After state fails to fulfill international court order returning ancestral lands illegally usurped by German cattle rancher, community decides enough is enough
DAVID DOUGHERTY, TRNN PRODUCER: These indigenous families in Paraguay are packing up their belongings and moving to the other side of this fence. They have been living precariously on the side of a highway in Paraguay’s remote Chaco region for more than 20 years, ever since a German cattle rancher and the Paraguayan state illegally kicked them off of their ancestral lands. A 2006 Inter-American Human Rights Court ruling held the Paraguayan state responsible for returning roughly 14,000 hectares to the community Sawhoyamaxa, a small fraction of their original territories. After pursuing every legal means possible and even blocking the highway in protest to no avail, the community decided in March 2013 to take matters into their own hands and reoccupy their lands.
BELEN GONZALEZ GALARZA, COMMUNITY MEMBER, SAWHOYAMAXA (SUBTITLED TRANSL.): We have to do this, we have to cross the fence, because we don’t have any other option. If we stay on the side of the road like this we can’t cultivate crops, and when the state ignores us we don’t have anything to eat. They were given a three-year window to negotiate the return of our land, and in the end they didn’t fulfil their part, so the only thing left for us to do is return.
DOUGHERTY: Families living in Sawhoyamaxa are Enxet Sur indigenous peoples, but only the elderly members of the community still speak their native tongue. Most speak Guarani, one of the two official languages of Paraguay, which is spoken by the majority of the population, with prevalence in rural areas. Living conditions on the side of the road are poor. Housing is improvised, there is no space to plant crops, and there have been a number of fatal accidents where community members are killed by freighter trucks. Residents say that being forcefully separated from their land has estranged them from their culture, language, and livelihood.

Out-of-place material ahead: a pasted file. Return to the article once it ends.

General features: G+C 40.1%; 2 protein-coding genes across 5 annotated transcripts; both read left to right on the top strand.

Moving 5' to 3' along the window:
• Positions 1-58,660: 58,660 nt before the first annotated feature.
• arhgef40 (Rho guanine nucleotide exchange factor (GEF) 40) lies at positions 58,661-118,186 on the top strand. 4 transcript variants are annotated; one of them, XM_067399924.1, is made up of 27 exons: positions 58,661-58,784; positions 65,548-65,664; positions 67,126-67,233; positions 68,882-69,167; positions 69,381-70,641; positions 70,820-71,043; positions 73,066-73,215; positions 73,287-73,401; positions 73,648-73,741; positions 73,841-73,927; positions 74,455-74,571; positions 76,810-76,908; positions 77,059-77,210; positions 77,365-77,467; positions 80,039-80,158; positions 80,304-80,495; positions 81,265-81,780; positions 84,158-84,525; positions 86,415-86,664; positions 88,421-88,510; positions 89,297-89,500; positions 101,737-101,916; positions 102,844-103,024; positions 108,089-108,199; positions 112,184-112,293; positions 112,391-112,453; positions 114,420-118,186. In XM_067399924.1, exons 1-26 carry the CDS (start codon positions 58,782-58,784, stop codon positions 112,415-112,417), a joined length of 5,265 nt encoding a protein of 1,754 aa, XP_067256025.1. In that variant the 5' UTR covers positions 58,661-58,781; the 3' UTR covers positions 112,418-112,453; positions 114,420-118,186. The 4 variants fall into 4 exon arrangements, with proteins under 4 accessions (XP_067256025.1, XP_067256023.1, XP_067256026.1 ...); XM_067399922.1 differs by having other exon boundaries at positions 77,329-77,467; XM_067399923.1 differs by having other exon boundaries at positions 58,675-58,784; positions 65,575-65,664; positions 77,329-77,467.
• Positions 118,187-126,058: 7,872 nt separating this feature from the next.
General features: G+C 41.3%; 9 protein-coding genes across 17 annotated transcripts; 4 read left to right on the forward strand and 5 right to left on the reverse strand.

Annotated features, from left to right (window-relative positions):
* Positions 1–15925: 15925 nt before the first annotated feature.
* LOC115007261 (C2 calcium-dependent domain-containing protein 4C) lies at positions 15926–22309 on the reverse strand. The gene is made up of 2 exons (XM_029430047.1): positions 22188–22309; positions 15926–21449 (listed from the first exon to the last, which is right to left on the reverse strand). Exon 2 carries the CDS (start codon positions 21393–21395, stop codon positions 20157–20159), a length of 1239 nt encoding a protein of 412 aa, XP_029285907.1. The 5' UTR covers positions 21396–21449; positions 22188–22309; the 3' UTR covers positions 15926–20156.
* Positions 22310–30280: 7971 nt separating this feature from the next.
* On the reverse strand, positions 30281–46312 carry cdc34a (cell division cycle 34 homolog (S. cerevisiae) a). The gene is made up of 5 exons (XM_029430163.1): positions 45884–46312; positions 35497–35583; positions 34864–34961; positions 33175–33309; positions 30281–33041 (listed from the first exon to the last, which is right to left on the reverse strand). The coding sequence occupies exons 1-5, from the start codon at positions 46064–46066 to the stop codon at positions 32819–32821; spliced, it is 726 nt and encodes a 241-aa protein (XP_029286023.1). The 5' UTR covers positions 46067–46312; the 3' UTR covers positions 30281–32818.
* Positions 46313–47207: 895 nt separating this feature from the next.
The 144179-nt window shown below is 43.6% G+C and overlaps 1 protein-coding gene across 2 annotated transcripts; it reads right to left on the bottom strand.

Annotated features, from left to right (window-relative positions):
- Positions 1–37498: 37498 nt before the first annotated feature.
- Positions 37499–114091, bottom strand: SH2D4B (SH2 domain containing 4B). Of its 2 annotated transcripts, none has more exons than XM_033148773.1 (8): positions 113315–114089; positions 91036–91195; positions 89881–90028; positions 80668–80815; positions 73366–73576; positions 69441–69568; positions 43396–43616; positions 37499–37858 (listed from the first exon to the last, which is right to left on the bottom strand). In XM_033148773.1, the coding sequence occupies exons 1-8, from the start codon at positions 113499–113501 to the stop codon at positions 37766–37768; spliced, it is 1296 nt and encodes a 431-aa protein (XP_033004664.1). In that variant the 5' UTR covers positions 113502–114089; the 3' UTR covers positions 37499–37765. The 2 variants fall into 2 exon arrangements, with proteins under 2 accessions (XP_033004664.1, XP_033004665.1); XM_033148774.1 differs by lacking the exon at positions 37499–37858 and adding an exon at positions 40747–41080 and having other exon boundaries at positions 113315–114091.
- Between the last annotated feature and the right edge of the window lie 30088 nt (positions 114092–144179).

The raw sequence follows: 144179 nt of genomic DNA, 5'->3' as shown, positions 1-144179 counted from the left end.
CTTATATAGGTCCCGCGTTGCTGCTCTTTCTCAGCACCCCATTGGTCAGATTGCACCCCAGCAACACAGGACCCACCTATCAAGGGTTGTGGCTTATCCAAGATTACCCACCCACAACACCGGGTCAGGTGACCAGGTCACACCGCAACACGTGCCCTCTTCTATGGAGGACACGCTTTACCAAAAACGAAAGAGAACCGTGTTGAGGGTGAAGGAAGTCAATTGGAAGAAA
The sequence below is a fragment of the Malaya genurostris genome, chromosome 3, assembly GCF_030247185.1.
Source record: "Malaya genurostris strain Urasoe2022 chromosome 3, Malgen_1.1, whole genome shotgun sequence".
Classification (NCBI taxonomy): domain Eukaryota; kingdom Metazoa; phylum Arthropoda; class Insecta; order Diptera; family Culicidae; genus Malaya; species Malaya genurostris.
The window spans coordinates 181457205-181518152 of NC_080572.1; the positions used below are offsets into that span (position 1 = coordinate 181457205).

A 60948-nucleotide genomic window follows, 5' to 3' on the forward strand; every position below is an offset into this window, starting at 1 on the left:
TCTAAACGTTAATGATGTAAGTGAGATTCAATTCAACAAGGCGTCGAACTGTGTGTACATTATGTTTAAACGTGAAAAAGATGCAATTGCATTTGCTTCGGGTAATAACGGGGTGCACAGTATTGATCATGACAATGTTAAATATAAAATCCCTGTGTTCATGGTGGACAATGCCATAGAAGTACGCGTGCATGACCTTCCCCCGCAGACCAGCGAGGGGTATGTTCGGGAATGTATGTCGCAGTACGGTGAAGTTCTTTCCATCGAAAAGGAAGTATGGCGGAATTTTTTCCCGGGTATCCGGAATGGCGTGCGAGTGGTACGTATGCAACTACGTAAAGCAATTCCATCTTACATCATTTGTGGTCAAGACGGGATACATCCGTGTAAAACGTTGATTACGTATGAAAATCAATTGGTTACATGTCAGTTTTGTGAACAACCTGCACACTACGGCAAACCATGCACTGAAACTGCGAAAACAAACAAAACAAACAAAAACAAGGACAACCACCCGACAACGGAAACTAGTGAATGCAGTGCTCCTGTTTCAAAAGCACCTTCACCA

CARLOS MAREJO, COMMUNITY MEMBER, SAWHOYAMAXA (SUBTITLED TRANSL.): If we are living by the road we can’t recover the culture of our ancestors. We have our own language, our own festivities, our own religion, and we have seen how living without our land has degenerated all of this. And so we fight. I think it’s fine for them to have land, but it can’t be that a single family has more than 60,000 hectares while all of us must live by the road. We are humans, not animals.
DOUGHERTY: The Gran Chaco is an expansive semi-arid lowland region spanning across Bolivia, Paraguay, and Argentina. The western half of Paraguay is comprised of Chaco, which is home to the majority of the country’s indigenous peoples, who comprise just under 2 percent of the national population.
Rapid deforestation has slammed the Paraguayan Chaco in recent years. The cleared land is used for cattle ranching, which along with the industrial production of transgenic soybeans in the country’s eastern region is a key motor of the now booming national economy. In many cases, the ranchers come from neighboring Brazil or are comprised of communities of German-speaking Mennonites.